Perfect Teams for LaMelo Ball, Anthony Edwards and Other Top NBA Draft Prospects

Jonathan Wasserman@@NBADraftWassNBA Lead WriterJanuary 31, 2020

Perfect Teams for LaMelo Ball, Anthony Edwards and Other Top NBA Draft Prospects

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    Many of the top NBA prospects would benefit from being drafted by specific teams that can cater to their particular strengths and weaknesses.

    Fit is widely known to play a major role in early development. Some players need minutes and touches right away, while others are better off being brought on slower, first playing to their strengths before being immediately featured offensively.

    Using top prospects and projected lottery teams based on current standings, we pinpointed the matches that should result in both parties flourishing.

Anthony Edwards, Georgia SG, Freshman: Atlanta Hawks

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    Trae Young would be helpful for Anthony Edwards, and Edwards would give the Atlanta Hawks another scorer to take pressure off their high-usage point guard.

    Edwards isn't built to take on a lead-guard role as a rookie. We've seen him struggle with shot selection, decision-making and overall efficiency. He'll be better catching the ball off momentum from the wings, which should discourage the dance-and-pull-up isolation shots and encourage more slashing with his 6'5", 225-pound frame.

    The attention Young draws, plus his passing, should make the game easier for Edwards, who'll enter the league at 19 years old. On one hand, he'd benefit from a winning culture and locker room. But his transition may be smooth by joining a team with lower expectations and young players on similar timelines.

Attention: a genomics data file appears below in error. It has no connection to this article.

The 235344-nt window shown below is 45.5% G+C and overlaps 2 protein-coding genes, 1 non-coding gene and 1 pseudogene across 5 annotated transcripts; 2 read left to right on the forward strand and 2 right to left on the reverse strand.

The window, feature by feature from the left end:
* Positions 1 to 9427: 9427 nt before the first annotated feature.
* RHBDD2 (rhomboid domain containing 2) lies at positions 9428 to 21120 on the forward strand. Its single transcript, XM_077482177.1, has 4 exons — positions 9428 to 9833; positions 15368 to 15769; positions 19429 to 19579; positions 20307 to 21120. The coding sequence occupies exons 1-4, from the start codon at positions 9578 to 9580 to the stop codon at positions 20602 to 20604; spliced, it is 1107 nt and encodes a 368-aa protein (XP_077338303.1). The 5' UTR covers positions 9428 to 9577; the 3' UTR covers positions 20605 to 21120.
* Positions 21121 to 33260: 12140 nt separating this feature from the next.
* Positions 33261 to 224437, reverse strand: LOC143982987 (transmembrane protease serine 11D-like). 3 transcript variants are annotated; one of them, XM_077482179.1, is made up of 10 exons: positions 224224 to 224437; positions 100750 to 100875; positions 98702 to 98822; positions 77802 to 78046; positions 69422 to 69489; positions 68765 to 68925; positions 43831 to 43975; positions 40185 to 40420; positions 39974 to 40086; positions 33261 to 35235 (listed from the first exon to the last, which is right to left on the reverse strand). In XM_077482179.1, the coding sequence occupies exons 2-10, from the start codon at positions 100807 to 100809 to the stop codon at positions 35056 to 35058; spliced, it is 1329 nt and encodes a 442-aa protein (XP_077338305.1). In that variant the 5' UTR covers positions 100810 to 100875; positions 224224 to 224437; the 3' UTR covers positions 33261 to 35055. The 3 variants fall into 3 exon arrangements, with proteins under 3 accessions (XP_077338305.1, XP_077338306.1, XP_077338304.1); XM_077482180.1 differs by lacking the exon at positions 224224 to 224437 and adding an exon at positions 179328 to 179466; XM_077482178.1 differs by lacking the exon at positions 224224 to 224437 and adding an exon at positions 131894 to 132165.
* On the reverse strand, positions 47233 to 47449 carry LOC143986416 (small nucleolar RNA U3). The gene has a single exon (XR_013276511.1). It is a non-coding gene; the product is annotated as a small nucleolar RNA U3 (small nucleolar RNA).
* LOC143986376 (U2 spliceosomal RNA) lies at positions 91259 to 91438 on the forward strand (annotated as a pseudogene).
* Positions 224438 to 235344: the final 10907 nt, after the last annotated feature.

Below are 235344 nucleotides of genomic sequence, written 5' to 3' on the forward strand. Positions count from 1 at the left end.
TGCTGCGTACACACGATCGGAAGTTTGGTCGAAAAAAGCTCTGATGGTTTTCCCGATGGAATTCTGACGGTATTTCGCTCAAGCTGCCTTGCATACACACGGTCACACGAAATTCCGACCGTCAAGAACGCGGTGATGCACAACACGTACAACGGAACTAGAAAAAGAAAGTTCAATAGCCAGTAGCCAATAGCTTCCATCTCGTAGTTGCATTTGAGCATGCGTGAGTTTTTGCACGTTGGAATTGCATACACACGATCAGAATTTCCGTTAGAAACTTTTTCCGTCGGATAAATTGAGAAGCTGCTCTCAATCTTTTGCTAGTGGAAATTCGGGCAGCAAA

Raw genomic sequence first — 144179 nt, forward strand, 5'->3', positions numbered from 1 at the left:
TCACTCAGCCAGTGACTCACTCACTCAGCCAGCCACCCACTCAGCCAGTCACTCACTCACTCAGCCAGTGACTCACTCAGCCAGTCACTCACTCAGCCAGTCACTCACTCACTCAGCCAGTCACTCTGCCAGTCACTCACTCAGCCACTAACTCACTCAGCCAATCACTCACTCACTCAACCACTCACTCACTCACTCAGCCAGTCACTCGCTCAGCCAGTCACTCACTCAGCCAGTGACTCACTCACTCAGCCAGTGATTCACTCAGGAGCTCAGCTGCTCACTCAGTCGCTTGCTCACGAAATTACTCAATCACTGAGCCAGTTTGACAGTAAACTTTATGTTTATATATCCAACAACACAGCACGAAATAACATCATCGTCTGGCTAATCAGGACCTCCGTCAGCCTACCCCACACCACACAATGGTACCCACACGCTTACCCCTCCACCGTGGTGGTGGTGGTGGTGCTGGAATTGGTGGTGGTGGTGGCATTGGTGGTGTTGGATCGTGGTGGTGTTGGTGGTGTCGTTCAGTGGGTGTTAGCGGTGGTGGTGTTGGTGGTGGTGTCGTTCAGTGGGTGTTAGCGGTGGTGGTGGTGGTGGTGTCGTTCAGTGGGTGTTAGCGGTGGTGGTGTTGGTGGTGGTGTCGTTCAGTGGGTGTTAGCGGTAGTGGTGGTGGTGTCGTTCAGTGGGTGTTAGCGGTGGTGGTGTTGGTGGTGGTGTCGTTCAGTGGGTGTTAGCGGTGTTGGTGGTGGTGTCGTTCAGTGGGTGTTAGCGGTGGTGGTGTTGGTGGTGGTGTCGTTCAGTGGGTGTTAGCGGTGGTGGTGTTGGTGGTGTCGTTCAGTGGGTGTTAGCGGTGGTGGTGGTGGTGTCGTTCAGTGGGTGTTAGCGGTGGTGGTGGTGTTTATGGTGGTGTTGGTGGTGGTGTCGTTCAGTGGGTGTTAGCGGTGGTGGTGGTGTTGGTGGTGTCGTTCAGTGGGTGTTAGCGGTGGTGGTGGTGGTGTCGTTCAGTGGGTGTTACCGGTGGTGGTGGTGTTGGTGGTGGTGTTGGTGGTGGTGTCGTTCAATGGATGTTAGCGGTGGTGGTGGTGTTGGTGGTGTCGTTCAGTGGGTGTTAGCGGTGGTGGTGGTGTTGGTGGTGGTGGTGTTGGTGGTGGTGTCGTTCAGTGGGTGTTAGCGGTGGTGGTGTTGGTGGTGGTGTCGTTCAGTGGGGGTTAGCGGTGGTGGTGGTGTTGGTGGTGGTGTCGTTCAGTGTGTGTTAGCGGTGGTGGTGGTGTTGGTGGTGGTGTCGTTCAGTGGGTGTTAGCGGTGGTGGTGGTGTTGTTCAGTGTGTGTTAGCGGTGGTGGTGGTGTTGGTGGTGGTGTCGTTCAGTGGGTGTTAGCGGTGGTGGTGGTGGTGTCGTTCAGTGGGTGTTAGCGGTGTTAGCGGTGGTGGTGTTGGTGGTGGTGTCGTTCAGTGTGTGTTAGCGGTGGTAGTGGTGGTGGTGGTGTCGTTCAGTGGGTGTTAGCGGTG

By the time Edwards begins to hit his stride in year No. 2 or 3, he'll be giving Atlanta a much-needed scoring wing between Young and John Collins, assuming his ceiling is notably higher than Kevin Huerter's, Cam Reddish's and De'Andre Hunter's.

Cole Anthony, North Carolina PG, Freshman: New Orleans Pelicans

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    Cole Anthony didn't have much help in the nine games he played at North Carolina before injuring his knee, and it resulted in some rough inefficiency. He'd have an easier situation in New Orleans.

    He could wind up replacing Jrue Holiday if the team decides it is better off trading him for pieces who align with the team's new timetable. Anthony is viewed as a point guard, but based on his scouting report since high school and 3.8 turnovers to 3.6 assists, he may be better suited to play alongside a facilitator like Lonzo Ball.

    Anthony could then focus on his signature scoring without having to worry about running the offense and properly balancing it with setting up teammates. His length, athleticism, competitiveness and 6.3 rebounds per game also bode well for his potential to defend either guard spot.